July 2, 2020

Family Medicine Battles COVID-19 On All Fronts

As the world has grappled with the COVID-19 pandemic, the Department of Family Medicine has risen to the challenge. In all areas of patient care, research and education, family physicians are leading transitions at Michigan Medicine and the U-M Medical School. The Department’s response to COVID-19 has been broad, thoughtful and rapid.


The following is a brief summary of the many efforts faculty and staff have undertaken.


William E. Chavey II, M.D., M.S., associate professor and department service chief, oversaw the internal and external deployment efforts system-wide. In anticipation of the surge, this included reconfiguring inpatient services, which doubled staffing levels and department services at University Hospital and St. Joseph Mercy – Chelsea, to increase physician capacity. Additionally, Dr. Chavey served on Michigan Medicine’s Scarce Resource Allocation Committee, which creates policies on how to allocate resources such as ventilators, blood products and masks in an emergency. And, he appeared on the New England Journal of Medicine’s Journal Watch Podcast 263 where he discussed Michigan Medicine and the department’s response to COVID-19.

Steven M. Wampler, M.D., assistant professor and service director of Chelsea Family Medicine, Anita K. Hernandez, M.D., assistant professor and service director of Family-Mother-Baby (FMB), and Masahito Jimbo, M.D., Ph.D., M.P.H., professor and service director of University Family Medicine (UFM), led their respective services through vast and rapid transitions. Dr. Wampler expanded Chelsea’s service to accommodate transfers from Michigan Medicine to match patients with the level of care needed. Dr. Jimbo led the expansion of UFM, which provides care for patients, including those with COVID-19, that were not family medicine patients to assist University Hospital in the management of the patient surge. Dr. Hernandez changed the format of FMB to reduce the number of faculty needed to allow for increased staffing elsewhere.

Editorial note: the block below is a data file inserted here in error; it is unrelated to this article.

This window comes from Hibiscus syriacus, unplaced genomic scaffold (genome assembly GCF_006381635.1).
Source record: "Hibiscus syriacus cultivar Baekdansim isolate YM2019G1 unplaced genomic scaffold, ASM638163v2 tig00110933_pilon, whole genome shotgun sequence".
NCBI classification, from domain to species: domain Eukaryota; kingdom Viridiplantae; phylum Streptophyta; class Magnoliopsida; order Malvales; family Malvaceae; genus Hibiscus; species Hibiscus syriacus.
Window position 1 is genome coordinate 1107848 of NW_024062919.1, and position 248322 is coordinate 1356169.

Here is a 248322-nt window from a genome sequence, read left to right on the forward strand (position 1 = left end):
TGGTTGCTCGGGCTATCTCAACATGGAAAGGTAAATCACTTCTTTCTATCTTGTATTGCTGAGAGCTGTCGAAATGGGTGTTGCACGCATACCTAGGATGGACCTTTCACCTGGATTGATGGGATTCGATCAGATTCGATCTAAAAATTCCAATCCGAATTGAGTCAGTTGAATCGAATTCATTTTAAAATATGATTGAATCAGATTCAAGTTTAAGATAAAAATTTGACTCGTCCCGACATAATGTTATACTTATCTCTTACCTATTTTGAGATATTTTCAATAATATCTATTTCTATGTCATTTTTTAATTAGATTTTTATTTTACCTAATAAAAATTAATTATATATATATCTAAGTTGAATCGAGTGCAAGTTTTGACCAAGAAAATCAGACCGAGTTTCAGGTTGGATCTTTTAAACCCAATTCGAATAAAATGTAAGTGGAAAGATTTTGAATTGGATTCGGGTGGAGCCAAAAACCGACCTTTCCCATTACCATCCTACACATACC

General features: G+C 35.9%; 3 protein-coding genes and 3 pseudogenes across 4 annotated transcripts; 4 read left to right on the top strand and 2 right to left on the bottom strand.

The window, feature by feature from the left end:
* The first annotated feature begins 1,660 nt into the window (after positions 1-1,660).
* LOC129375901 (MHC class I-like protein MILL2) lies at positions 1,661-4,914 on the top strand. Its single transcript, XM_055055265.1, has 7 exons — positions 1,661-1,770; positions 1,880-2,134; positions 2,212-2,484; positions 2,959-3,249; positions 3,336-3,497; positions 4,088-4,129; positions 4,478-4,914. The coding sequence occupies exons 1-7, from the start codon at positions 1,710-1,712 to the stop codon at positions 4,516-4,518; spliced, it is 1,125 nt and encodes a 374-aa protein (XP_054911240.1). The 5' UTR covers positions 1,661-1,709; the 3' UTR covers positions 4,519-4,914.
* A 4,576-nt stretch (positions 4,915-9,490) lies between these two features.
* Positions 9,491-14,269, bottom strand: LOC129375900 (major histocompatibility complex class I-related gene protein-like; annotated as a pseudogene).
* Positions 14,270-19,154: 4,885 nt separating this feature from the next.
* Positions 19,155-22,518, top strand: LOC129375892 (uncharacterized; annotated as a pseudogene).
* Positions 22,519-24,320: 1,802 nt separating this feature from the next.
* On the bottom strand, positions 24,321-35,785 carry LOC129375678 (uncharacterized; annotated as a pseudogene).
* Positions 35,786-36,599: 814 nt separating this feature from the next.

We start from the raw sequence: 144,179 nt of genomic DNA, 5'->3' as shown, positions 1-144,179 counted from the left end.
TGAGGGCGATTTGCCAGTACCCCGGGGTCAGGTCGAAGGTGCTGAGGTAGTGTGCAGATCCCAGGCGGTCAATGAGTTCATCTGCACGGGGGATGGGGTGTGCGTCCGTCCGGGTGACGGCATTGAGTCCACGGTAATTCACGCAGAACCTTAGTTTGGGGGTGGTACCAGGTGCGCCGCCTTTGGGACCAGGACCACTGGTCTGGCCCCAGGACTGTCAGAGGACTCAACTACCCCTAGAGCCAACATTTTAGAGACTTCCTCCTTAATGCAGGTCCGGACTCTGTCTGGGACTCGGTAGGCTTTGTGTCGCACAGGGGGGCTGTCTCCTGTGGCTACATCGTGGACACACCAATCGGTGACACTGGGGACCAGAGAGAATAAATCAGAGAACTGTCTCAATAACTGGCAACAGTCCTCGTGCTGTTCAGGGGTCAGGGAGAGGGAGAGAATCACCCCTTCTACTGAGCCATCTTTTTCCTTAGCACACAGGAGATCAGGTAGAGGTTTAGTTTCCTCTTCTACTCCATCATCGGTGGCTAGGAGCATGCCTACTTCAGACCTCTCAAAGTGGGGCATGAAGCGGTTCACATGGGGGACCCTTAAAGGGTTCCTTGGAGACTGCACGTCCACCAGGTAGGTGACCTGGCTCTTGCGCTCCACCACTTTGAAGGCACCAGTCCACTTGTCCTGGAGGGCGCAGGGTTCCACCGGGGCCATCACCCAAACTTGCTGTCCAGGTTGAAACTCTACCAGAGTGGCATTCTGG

Michael M. McKee, M.D., M.P.H., associate professor, created a video explaining the coronavirus in American Sign Language. Reliable information from health experts is often difficult to identify and interpret for persons with hearing loss. Getting informed is even more challenging for individuals whose first language is not English, including Deaf individuals who primarily learn and communicate using ASL. Dr. McKee also was part of a coalition of deaf and hard of hearing consumer advocacy organizations, deaf doctors, and other experts who worked together to provide special guidelines for deaf, hard of hearing, and DeafBlind people and medical personnel to use during the coronavirus pandemic. 

David C. Serlin, M.D., assistant professor and ambulatory care clinical chief, led a major transition of our outpatient clinics to maximize patient, clinician and staff safety. In sum, four family medicine clinics consolidated into two hubs, while the other two sites maintained operations on alternate days. This restructuring ensured the Department had the capacity to provide additional clinicians on hospital services. The faculty transitioned to various types of virtual patient encounters to allow patients to receive necessary care. Dr. Serlin’s expertise and guidance, and daily updates, directed a rapid and effective response during this pandemic.

Kathryn M. Harmes, M.D., assistant professor and associate clinical officer for primary care, oversaw the COVID-19 response of all of Michigan Medicine’s primary care locations – Family Medicine, General Medicine, General Pediatrics, Geriatrics, and Medicine-Pediatrics. As the primary care physician lead in Michigan Medicine’s COVID-19 command center, she worked to create programs and develop policies for the major initiatives of outpatient clinics’ ramp down, the establishment of respiratory clinics for patients with COVID-19 and the establishment of the COVID-19 patient hotline.